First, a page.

The Transfer Portal Makes Dreams Come True

Darren Perkins Editorials

Like a lot of Oregon fans, I was surprised when I heard the news that Brock Thomas, a quarterback from Eugene’s Sheldon High School, committed to the Ducks as a preferred walk-on.

After all, Thomas was not only not recruited by any of the “big-boy” programs, he was not offered a scholarship from any Power Five school. His list of offers includes schools such as Navy, Portland State, Northern Arizona, Eastern Washington and Air Force. He is slight of build at 6′, 165 lbs. and while 247sports has him listed as a three-star, many of the other sites do not even have him rated.

Long story short, he is the type of kid who has “small-time program” written all over him.

So, why would Thomas not accept a scholarship from one of the smaller programs? He could most likely immediately compete for a starting position. Then, if he lights it up for a year or two, he could hop in the transfer portal and sign on with a major-league program.

Before the NCAA changed the transfer rule allowing athletes to not have to sit out a year, this is most likely the path that a player like Thomas would have taken. He would avoid the risk of getting buried in the Oregon depth chart and never seeing the field. And, if he decided to transfer, would have to sit out the dreaded year that curbed many players in the past from transferring.

Obviously, a guy like Thomas has a ton of confidence and belief in himself to compete at the highest level; otherwise, he probably does not pass up a scholarship and an immediate chance to play at the smaller programs. But, with the new, not-sitting-out-a-year transfer portal, it has given the lightly-recruited guys an immediate chance to see if they measure up at the highest level — and without any real downside.

The transfer portal helped Bo Nix’s dream of becoming an elite quarterback come true.

Thomas can spend a year at Oregon, and if he measures up then he will get a scholarship and stay. If he does not, then he can hit the portal after a year and go to one of the schools that originally offered him a scholarship. All the while, he will be getting a year of some of the highest-paid coaching in the land and learning precisely what he needs to work on to hopefully make it back to the Power Five. And, he can do all this without losing a year of eligibility as it is about a 99.99% chance that he red-shirts.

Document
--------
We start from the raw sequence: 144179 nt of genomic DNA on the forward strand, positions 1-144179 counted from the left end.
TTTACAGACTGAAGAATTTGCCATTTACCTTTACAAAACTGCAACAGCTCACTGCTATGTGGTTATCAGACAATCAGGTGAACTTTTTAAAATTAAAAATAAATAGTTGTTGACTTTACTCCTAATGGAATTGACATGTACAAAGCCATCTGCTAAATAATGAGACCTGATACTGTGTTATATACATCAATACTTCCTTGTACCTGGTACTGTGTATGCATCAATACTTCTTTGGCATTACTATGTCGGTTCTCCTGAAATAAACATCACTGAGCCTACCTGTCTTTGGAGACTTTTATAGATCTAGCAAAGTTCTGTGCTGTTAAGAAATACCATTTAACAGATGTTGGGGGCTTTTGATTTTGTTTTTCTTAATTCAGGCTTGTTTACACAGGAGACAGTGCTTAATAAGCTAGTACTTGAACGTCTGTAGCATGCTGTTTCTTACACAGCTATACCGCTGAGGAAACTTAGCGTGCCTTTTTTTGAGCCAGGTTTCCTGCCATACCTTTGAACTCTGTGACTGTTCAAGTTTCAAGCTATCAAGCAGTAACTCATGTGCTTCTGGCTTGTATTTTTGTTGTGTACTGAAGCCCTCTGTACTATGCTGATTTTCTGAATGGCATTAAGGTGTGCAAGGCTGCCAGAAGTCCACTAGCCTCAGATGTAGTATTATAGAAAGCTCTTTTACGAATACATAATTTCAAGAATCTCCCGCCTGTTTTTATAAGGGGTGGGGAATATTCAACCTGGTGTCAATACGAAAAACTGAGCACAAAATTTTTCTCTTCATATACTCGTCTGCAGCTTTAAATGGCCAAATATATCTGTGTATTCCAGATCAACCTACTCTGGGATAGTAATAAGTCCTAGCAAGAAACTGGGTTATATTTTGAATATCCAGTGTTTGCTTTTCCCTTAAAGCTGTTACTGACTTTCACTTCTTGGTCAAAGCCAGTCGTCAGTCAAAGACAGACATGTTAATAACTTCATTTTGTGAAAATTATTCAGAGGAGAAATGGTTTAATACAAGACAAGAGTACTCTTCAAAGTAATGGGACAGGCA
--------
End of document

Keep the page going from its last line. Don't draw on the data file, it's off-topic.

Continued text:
As a kid growing up in Eugene, like myself, Thomas no doubt always dreamed of playing for the Ducks. So, whether it pans out for him at Oregon or not, he can always say that he was a Duck.

The transfer portal: making more and more childhood dreams come true since 2021.

Expansion Reality

The major expansion moves are over for now. Other than San Diego State and possibly SMU to the Pac-12, this cycle is done.

I bring this up because I keep reading comments on various websites from readers who still talk about things like the four corner schools moving to the Big 12, or the Pac-12 stealing away a few of the top Big 12 schools, or Oregon and UW going to the B1G.

No, no, and no. It is over, folks.

All other conferences are locked into the 2030s and exit fees are too high for programs to swallow. Even the big-time programs.

As far as other schools often mentioned to join the Pac-12, Boise State brings nothing to the table as far as television viewers, and Fresno State is arguably redundant to the Cal and Stanford northern California television market. Neither one would increase the payout per school, and that is what it is all about. The only school that could possibly garner interest is UNLV, and this would be a defensive move to lock down the Las Vegas market for the Pac-12 from any potential invaders. 

Outside of the Pac-12 adding a team or two, expansion is over for now; let us accept it and move on.

Darren Perkins
Spokane, WA
Top photo credit: Twitter

Natalie Liebhaber, the Volunteer Editor for this article, works in the technology industry in SLC, Utah.

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